With the election only a few weeks away, many important issues are being discussed in earnest. On top of the list is the economy. The U.S. economy is unstable at best, affecting us all, especially the most vulnerable in our society. There is no magic answer and no super politician who will cure all our ills. Of course we need strong leadership, but we also need to look at how we function as individuals and communities, and how we can help strengthen society.

 

I’ve been spending a lot of time researching marriage lately. I know it doesn’t seem like it has much to do with our current financial situation. And I’m not one to suggest that if everyone were married our problems would be erased. However, my own marriage, as well as the research data I’ve been reading, suggests marriage has important societal benefits—economic, psychological and health benefits.

 

I plan to delve into these issues in this blog. With the economy on everyone’s mind I thought I’d begin with economic benefits. I know everyone (including me) is worried about their tanking 401K and investments. But most of us, thankfully, haven’t glimpsed real  poverty. When I feed my children at night, I am saddened by the thought of so many children without nutritious food in front of them. So many single parents work and can’t make ends meet. What does marriage have to do with poverty?

 

A report from Family Scholars explains, “Married couples build more wealth on average than do otherwise similar singles or cohabiting couples, even after controlling for income.”1 This is not just because two people are bringing home a paycheck. There are economies of scale; buying for two or more costs less per person than buying for one. Many costs are shared, such as a home and utilities. Married couples tend to work together on financial goals in a different way than two people living together. And couples are more likely to receive money from their parents if they are married than if they are single or cohabiting.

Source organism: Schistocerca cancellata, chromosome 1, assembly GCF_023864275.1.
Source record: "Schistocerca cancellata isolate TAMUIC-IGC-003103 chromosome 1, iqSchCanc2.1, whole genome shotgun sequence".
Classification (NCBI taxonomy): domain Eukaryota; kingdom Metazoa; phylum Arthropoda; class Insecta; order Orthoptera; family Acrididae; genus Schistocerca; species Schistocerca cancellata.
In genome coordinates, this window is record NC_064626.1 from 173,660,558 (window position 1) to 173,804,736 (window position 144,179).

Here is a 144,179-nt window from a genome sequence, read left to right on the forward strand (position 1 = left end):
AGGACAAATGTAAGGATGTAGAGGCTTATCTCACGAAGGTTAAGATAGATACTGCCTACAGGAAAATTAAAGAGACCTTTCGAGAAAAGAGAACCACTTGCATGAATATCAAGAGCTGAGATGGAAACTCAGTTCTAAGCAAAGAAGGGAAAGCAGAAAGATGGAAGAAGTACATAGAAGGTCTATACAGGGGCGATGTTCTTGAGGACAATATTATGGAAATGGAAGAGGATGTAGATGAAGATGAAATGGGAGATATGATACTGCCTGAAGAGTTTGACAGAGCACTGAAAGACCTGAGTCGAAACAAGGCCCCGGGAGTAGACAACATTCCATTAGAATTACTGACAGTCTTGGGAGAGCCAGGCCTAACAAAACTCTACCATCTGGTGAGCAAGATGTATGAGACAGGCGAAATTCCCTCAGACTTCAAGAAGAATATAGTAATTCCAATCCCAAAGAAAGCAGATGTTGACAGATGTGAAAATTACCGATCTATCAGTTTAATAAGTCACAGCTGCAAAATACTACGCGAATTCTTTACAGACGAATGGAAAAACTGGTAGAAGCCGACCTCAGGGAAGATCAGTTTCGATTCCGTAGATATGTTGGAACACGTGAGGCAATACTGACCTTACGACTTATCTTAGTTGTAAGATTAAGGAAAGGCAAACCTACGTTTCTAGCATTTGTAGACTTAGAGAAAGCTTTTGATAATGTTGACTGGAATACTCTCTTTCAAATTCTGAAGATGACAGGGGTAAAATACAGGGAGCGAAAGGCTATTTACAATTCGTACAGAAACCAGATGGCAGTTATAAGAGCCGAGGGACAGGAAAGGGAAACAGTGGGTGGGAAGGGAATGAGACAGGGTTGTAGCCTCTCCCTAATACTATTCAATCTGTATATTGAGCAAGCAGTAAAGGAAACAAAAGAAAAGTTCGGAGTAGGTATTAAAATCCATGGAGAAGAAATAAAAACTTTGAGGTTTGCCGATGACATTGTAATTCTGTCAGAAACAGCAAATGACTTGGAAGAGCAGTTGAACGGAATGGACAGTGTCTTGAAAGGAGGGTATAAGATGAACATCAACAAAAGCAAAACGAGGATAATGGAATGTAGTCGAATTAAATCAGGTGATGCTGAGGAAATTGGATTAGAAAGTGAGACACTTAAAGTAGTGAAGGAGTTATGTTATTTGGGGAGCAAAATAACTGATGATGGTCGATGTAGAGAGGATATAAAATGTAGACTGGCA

On the flip side, the same report says research has consistently shown that divorce and unmarried childbearing increase the economic vulnerability of children and their mothers, even after controlling for race and family background. Between one-fifth and one-third of divorcing women end up in poverty after a divorce. The majority of children who grow up outside of intact married families experience at least one year of dire poverty.

 

Despite this evidence to support marriage in our society, cohabiting has become the new norm. Are you happily married? Do you think marriage is good for society or should we keep our noses out of other people’s private lives?

 

1 Why Marriage Matters, Second Edition by Institute for American Values.